Highlights, anyway. Much of it listened to, rather than read. Listed more or less in order of enjoyment.
H is for Hawk by Helen Macdonald. An English woman takes up hawking to get over the death of her father. She tells the story of training the hawk, interspersed with a psychobiography of T.E. White, the author of The Once and Future King. Well, that doesn’t sound promising, does it? But it’s glorious. I felt like I was entering deeply into a wondrous world I never knew existed. And Macdonald’s narration is also glorious.
Being Mortal by Atul Gawande. This book, about how we deal with the end of life, has gotten a lot of praise, and it deserves every bit of it.
The Iliad. Narrated by Dan Stevens. I talk about it here.
SPQR by Mary Beard. A history of ancient Rome up to the early 200’s. I love this kind of book.
Middlemarch by George Eliot. It still works.
Fore! The Best of Wodehouse on Golf. I don’t know a mashie from a niblick, but Wodehouse on anything is great. I was trying to read The Kreutzer Sonata by Tolstoy and kept switching back to this book so I could feel good about life.
CivilWarLand in Bad Decline by George Saunders. Weird, wonderful stories about weird, wonderful people. With a lovely afterword about how Saunders finally found his voice and his success.
The Man Who Mistook His Wife for a Hat by Oliver Sacks. Finally got around to reading this. Lovely, illuminating stories.
Adverbs by Daniel Handler. A strange but enjoyable “novel” for adults by the author of the Lemony Snicket series.
Paris 1919 by Margaret MacMillan. Who doesn’t want to listen to 25 hours of narration about the peace conference after World War 1? I learned a lot.
Faith vs. Fact by Jerry Coyne. A good summary of why science works as an explanation of the world and religion doesn’t. Fairly familiar stuff to people who read Coyne’s web site, but worth getting down on paper. It probably won’t change many minds, alas.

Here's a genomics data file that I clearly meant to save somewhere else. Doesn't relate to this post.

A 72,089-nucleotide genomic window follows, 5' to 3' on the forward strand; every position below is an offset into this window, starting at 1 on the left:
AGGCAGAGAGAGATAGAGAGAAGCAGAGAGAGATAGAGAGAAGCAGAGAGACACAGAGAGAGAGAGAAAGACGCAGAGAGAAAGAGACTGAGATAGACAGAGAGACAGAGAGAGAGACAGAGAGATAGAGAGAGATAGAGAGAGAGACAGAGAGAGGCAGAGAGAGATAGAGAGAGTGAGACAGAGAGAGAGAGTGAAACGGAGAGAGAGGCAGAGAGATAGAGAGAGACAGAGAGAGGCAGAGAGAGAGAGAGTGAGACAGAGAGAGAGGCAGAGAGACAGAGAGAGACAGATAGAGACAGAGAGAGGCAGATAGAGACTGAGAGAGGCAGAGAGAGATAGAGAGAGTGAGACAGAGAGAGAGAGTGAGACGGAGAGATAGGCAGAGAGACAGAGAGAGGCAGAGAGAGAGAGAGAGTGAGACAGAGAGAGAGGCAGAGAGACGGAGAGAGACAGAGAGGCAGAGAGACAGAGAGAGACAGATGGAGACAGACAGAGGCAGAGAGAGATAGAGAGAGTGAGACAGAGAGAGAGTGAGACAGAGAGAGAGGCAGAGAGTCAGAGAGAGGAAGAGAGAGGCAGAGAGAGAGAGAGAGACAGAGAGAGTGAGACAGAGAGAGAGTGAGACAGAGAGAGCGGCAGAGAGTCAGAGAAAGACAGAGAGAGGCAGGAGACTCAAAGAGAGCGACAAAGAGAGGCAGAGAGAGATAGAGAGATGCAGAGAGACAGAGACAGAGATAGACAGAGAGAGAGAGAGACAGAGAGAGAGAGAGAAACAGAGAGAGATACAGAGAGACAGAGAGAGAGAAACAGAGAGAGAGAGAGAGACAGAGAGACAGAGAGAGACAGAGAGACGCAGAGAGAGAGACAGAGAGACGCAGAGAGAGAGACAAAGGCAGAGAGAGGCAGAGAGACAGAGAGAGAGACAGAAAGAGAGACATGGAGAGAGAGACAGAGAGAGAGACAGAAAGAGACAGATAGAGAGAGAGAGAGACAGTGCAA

Life’s Greatest Secret by Matthew Cobb. Tells the story of the scientific discoveries about DNA, RNA, and genetics, down to the present day. Great, although a bit too dense for someone listening to it at rush hour.
Sapiens: A Brief History of Humankind by Yuval Noah Harari. Harari is a big, big picture kind of guy and has all kinds of provocative ideas, not all of which I agree with. But I was entertained and educated nevertheless.
Station Eleven by Emily St. John Mandel. This is a novel about the world after a flu epidemic causes civilization to collapse, with lots of flashbacks to the final days of the world we knew. It’s been a big best-seller and was nominated for the National Book Award. I’m a big fan of dystopian novels — I’ve written a few myself! But this one, despite being very well written, left me a bit cold. Too many characters and too many plot strands insufficiently developed. And I really didn’t get the Station Eleven stuff.
Between the World and Me by Ta-Nehisi Coates. This book was showered with praise and awards, but it left me rather cold. I’ve enjoyed his shorter work more. Partly it was the author’s narration, which I thought was rushed. And I wished he pronounced the word “asked” rather than “axed”. But I also found it difficult to follow his argument sometimes (if there was an argument). The centerpiece of the book is the death of one of his college friends at the hands of an out-of-control police officer. This is a symptom of what’s wrong with America; fair enough. But the police officer was black, working for a black-controlled police department. I wanted Coates to connect the dots for me better than he did. Here’s a long review that says what I thought about the book better than I can.
The Six Wives of Henry VIII by Alison Weir. More than I wanted to know about them, I guess.
I notice that several of these books came my way via BookBub. And I notice that my Kindle is filling up with BookBub titles that I really want to read, all purchased for $1.99 or less. Is this the future? Do we like this future?